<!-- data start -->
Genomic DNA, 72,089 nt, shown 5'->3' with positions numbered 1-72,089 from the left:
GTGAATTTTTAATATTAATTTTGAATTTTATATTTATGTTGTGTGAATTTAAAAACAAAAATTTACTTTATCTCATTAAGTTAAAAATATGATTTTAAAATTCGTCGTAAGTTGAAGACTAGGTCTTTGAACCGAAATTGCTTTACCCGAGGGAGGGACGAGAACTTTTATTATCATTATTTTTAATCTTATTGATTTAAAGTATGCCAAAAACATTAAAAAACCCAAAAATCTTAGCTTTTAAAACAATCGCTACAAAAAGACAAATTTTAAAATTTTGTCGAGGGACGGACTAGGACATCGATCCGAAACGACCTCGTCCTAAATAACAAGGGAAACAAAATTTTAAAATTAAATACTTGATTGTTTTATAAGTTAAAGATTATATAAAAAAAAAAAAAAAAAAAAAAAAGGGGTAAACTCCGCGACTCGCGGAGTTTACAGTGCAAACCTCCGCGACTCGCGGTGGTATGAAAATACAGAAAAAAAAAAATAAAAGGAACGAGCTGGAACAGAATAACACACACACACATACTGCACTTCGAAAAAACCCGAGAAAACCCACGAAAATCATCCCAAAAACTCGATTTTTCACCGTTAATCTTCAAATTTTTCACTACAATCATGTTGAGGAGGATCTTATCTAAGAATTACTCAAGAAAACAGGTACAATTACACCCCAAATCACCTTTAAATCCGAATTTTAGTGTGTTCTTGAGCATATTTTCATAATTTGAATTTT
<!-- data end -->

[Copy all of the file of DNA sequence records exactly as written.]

Genomic DNA, 72,089 nt, shown 5'->3' with positions numbered 1-72,089 from the left:
GTGAATTTTTAATATTAATTTTGAATTTTATATTTATGTTGTGTGAATTTAAAAACAAAAATTTACTTTATCTCATTAAGTTAAAAATATGATTTTAAAATTCGTCGTAAGTTGAAGACTAGGTCTTTGAACCGAAATTGCTTTACCCGAGGGAGGGACGAGAACTTTTATTATCATTATTTTTAATCTTATTGATTTAAAGTATGCCAAAAACATTAAAAAACCCAAAAATCTTAGCTTTTAAAACAATCGCTACAAAAAGACAAATTTTAAAATTTTGTCGAGGGACGGACTAGGACATCGATCCGAAACGACCTCGTCCTAAATAACAAGGGAAACAAAATTTTAAAATTAAATACTTGATTGTTTTATAAGTTAAAGATTATATAAAAAAAAAAAAAAAAAAAAAAAAGGGGTAAACTCCGCGACTCGCGGAGTTTACAGTGCAAACCTCCGCGACTCGCGGTGGTATGAAAATACAGAAAAAAAAAAATAAAAGGAACGAGCTGGAACAGAATAACACACACACACATACTGCACTTCGAAAAAACCCGAGAAAACCCACGAAAATCATCCCAAAAACTCGATTTTTCACCGTTAATCTTCAAATTTTTCACTACAATCATGTTGAGGAGGATCTTATCTAAGAATTACTCAAGAAAACAGGTACAATTACACCCCAAATCACCTTTAAATCCGAATTTTAGTGTGTTCTTGAGCATATTTTCATAATTTGAATTTT